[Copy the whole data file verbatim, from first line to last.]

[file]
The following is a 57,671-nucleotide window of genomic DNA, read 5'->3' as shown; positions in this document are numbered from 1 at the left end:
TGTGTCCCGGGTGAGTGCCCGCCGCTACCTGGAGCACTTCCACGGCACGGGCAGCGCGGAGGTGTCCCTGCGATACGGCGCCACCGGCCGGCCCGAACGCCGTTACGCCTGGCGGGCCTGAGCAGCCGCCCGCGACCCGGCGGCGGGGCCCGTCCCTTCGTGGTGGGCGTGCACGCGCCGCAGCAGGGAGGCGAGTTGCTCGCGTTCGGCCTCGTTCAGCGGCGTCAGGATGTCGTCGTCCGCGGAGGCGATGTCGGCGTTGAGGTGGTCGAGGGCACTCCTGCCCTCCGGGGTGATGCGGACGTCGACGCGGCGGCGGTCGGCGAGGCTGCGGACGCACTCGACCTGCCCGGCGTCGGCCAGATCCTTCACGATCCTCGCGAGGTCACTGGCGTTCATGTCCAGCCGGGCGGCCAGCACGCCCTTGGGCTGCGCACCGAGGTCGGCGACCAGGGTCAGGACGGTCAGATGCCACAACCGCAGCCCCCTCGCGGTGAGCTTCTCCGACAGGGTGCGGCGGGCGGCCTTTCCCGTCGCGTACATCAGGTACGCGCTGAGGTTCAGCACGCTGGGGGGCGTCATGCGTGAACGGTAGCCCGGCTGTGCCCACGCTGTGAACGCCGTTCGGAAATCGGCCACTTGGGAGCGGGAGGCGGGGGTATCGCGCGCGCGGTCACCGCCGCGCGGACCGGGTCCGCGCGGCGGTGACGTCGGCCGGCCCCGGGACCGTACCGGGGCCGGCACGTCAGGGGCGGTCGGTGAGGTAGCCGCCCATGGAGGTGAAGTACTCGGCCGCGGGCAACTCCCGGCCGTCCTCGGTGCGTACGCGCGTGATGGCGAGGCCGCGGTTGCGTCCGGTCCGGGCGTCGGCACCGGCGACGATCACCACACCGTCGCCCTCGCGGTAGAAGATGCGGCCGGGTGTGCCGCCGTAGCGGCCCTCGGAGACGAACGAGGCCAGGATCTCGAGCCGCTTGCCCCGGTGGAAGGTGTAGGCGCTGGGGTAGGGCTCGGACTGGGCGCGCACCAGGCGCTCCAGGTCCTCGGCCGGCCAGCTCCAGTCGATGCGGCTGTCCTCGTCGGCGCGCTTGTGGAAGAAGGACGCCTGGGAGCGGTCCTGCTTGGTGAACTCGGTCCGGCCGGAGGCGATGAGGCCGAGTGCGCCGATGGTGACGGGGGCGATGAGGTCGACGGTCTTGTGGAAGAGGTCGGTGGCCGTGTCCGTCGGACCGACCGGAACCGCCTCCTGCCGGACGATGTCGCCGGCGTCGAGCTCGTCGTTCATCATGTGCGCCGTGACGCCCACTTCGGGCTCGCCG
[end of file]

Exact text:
The following is a 57,671-nucleotide window of genomic DNA, read 5'->3' as shown; positions in this document are numbered from 1 at the left end:
TGTGTCCCGGGTGAGTGCCCGCCGCTACCTGGAGCACTTCCACGGCACGGGCAGCGCGGAGGTGTCCCTGCGATACGGCGCCACCGGCCGGCCCGAACGCCGTTACGCCTGGCGGGCCTGAGCAGCCGCCCGCGACCCGGCGGCGGGGCCCGTCCCTTCGTGGTGGGCGTGCACGCGCCGCAGCAGGGAGGCGAGTTGCTCGCGTTCGGCCTCGTTCAGCGGCGTCAGGATGTCGTCGTCCGCGGAGGCGATGTCGGCGTTGAGGTGGTCGAGGGCACTCCTGCCCTCCGGGGTGATGCGGACGTCGACGCGGCGGCGGTCGGCGAGGCTGCGGACGCACTCGACCTGCCCGGCGTCGGCCAGATCCTTCACGATCCTCGCGAGGTCACTGGCGTTCATGTCCAGCCGGGCGGCCAGCACGCCCTTGGGCTGCGCACCGAGGTCGGCGACCAGGGTCAGGACGGTCAGATGCCACAACCGCAGCCCCCTCGCGGTGAGCTTCTCCGACAGGGTGCGGCGGGCGGCCTTTCCCGTCGCGTACATCAGGTACGCGCTGAGGTTCAGCACGCTGGGGGGCGTCATGCGTGAACGGTAGCCCGGCTGTGCCCACGCTGTGAACGCCGTTCGGAAATCGGCCACTTGGGAGCGGGAGGCGGGGGTATCGCGCGCGCGGTCACCGCCGCGCGGACCGGGTCCGCGCGGCGGTGACGTCGGCCGGCCCCGGGACCGTACCGGGGCCGGCACGTCAGGGGCGGTCGGTGAGGTAGCCGCCCATGGAGGTGAAGTACTCGGCCGCGGGCAACTCCCGGCCGTCCTCGGTGCGTACGCGCGTGATGGCGAGGCCGCGGTTGCGTCCGGTCCGGGCGTCGGCACCGGCGACGATCACCACACCGTCGCCCTCGCGGTAGAAGATGCGGCCGGGTGTGCCGCCGTAGCGGCCCTCGGAGACGAACGAGGCCAGGATCTCGAGCCGCTTGCCCCGGTGGAAGGTGTAGGCGCTGGGGTAGGGCTCGGACTGGGCGCGCACCAGGCGCTCCAGGTCCTCGGCCGGCCAGCTCCAGTCGATGCGGCTGTCCTCGTCGGCGCGCTTGTGGAAGAAGGACGCCTGGGAGCGGTCCTGCTTGGTGAACTCGGTCCGGCCGGAGGCGATGAGGCCGAGTGCGCCGATGGTGACGGGGGCGATGAGGTCGACGGTCTTGTGGAAGAGGTCGGTGGCCGTGTCCGTCGGACCGACCGGAACCGCCTCCTGCCGGACGATGTCGCCGGCGTCGAGCTCGTCGTTCATCATGTGCGCCGTGACGCCCACTTCGGGCTCGCCG